Strided lists allow you to store related data pieces grouped (aka "strided") in sets. You can determine how many pieces of data in each "grouping."
An example is best at this point. You might use a strided list to track the names, gender and rez dates of a group of avatars:
list demographics = ["John Adams", "male", "2007-06-22", "Shirley Bassey", "female", "2005-11-02", "Matt Damon", "male", "2008-05-19"];
This example has a stride of three, because each grouping (or stride) has three data elements. Index 0 ("John Adams") is the start of the first instance (because list counting starts a 0), index 3 ("Shirley Bassey") is the start of the second instance, and so on.
It is important that the pieces of information in each grouping are always entered in the same sequence for every instance of the grouping in the list! In the example above, this means that the name needs to be always the first of the three related elements. You should consider carefully the order in which you record information because the function to sort a list, llListSort, will only sort on the first element of the instances. In other words, if the avatar's rez date were the most important attribute for your script, then you would need to record it first, and the name second. If you wish to be able to sort by avatar last name rather than first name, the name should be added to the list in Lastname FirstName format (avoiding a comma, though, of course, unless you wanted LastName and FirstName treated as separate elements in the list.)
To add another person to the above list, you would do this:
demographics += ["Dorthy Lamour", "female", "2010-01-22"];
You cannot do any kind of fancy data analysis or manipulation with strided lists, as you can in off-world databases or spreadsheets, but they can meet some limited, in-world needs, if you don't have the resources to tie-in off-world tools.
Here are the tools we do have for strided lists:
The following three (as of July 2008) native LSL functions can be used with strided lists:
Here are some additional, user-created functions for working with strided lists:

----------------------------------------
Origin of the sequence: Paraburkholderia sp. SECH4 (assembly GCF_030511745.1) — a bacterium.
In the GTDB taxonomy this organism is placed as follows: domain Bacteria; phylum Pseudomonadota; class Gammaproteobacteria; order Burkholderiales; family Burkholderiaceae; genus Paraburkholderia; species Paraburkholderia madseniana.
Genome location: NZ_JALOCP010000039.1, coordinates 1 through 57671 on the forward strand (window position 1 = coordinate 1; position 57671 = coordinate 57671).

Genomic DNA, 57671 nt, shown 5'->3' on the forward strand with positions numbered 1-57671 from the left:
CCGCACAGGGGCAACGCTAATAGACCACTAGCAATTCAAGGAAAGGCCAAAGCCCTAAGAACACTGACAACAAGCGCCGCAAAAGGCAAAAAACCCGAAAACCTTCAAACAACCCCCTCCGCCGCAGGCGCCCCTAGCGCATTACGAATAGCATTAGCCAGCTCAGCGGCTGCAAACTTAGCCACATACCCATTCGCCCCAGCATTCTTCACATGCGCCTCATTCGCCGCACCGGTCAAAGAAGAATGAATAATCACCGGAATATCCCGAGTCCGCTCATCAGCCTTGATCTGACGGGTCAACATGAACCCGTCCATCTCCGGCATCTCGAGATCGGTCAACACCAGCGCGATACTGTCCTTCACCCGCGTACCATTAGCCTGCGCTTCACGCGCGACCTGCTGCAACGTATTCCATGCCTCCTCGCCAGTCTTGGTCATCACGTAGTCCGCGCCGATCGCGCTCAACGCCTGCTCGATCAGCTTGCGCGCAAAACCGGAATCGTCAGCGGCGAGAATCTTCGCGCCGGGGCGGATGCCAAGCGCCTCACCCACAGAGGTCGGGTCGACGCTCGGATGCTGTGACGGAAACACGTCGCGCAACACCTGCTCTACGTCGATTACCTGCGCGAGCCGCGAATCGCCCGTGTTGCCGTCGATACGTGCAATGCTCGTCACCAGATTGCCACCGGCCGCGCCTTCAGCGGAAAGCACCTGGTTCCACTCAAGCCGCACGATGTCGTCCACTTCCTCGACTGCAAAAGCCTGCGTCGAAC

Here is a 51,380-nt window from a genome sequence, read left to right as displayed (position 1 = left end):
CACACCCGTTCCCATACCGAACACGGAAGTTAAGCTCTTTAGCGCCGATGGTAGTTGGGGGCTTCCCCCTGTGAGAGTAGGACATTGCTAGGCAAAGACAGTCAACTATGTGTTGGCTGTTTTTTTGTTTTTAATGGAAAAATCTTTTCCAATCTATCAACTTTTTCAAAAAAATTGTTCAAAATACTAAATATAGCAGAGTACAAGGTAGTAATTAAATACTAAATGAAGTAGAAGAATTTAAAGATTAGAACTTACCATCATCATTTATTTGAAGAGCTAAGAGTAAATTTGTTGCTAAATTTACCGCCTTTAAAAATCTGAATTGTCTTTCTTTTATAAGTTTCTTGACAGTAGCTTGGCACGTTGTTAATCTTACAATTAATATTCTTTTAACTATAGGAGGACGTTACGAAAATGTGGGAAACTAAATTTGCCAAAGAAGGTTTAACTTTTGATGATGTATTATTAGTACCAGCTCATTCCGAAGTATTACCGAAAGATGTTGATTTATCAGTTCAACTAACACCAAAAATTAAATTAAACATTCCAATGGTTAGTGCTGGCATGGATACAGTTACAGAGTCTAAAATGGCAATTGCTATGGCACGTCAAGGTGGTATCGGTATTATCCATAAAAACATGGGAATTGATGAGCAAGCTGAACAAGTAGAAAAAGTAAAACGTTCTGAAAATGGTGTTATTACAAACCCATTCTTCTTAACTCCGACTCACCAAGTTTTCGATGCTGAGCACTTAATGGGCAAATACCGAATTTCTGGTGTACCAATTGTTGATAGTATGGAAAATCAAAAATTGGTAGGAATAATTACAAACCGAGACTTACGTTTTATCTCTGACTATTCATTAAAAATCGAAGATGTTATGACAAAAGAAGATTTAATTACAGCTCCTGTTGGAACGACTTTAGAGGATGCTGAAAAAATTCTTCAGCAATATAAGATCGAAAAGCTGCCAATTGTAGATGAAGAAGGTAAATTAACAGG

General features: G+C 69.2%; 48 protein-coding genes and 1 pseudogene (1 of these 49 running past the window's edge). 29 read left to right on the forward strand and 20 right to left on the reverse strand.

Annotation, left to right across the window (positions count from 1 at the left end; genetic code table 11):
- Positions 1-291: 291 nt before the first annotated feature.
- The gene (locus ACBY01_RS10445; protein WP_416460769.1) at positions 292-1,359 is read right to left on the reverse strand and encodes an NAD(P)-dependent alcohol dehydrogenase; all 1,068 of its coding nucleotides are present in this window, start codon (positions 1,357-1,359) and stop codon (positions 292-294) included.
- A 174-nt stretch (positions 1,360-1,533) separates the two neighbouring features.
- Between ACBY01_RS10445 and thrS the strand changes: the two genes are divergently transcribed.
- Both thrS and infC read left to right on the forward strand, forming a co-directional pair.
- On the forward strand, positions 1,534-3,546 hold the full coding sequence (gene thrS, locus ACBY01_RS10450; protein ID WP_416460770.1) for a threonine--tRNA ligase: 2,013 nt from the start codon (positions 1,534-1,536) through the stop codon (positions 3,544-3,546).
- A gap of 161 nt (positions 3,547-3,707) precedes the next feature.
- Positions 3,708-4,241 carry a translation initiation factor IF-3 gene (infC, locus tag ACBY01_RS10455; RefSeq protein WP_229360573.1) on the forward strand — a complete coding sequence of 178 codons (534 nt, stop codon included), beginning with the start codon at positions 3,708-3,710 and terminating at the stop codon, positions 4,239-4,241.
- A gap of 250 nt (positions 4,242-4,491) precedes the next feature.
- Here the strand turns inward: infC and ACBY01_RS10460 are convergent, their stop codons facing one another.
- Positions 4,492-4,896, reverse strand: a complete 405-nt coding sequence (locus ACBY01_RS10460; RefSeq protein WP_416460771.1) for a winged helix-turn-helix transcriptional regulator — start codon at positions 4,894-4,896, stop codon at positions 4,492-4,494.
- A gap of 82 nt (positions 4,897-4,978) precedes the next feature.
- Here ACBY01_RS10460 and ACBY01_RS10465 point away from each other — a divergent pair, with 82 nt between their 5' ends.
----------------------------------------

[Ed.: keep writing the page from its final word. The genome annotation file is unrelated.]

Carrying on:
|ListStridedMove||Moves something in a strided list to another place in the strided list.|
|ListStridedRemove||Removes part of a strided list.|
|ListStridedUpdate||Updates part of a strided list.|
Extended List Operations
These functions have been created and contributed by LSL users to perform operations not covered by built-in LSL functions.
|ListItemDelete||Removes one element from a list.|
|ListToWholeNumbers||Given a list of floats, converts them all to whole numbers (aka integers.)|
|ListXorY||Join two lists to make one new combined list, while also eliminating any resulting duplicates in the new list.|
|ListXandY||This function examines two lists, and returns a new list composed of the elements that both lists have in common.|
|ListXnotY||Show what x list has that y list is missing.|
|ListXxorY||Returns a new list, composed of elements that were in either original script, but not both. Note: This is not the same as getting rid duplicates by preserving just one of each duplicated item. It goes further, and removes both items.|
|ListXequY||Answers the question: is list X identical to list Y?|
|ListXneqY||Answers the question: is list X different from list Y?|
|Replace||Replaces a single occurrence of something in a list with something else that you specify.|
|Replace All||Replaces all occurrences of 'from list' with those in 'to list' in 'src list'. Not as concise as the replace function above, but will handle multiple items at the same time.|
|ListUnique||Given a list of elements, returns a list of only the unique individual elements in that list.|
This category has the following 5 subcategories, out of 5 total.
Pages in category "LSL List"
The following 27 pages are in this category, out of 27 total.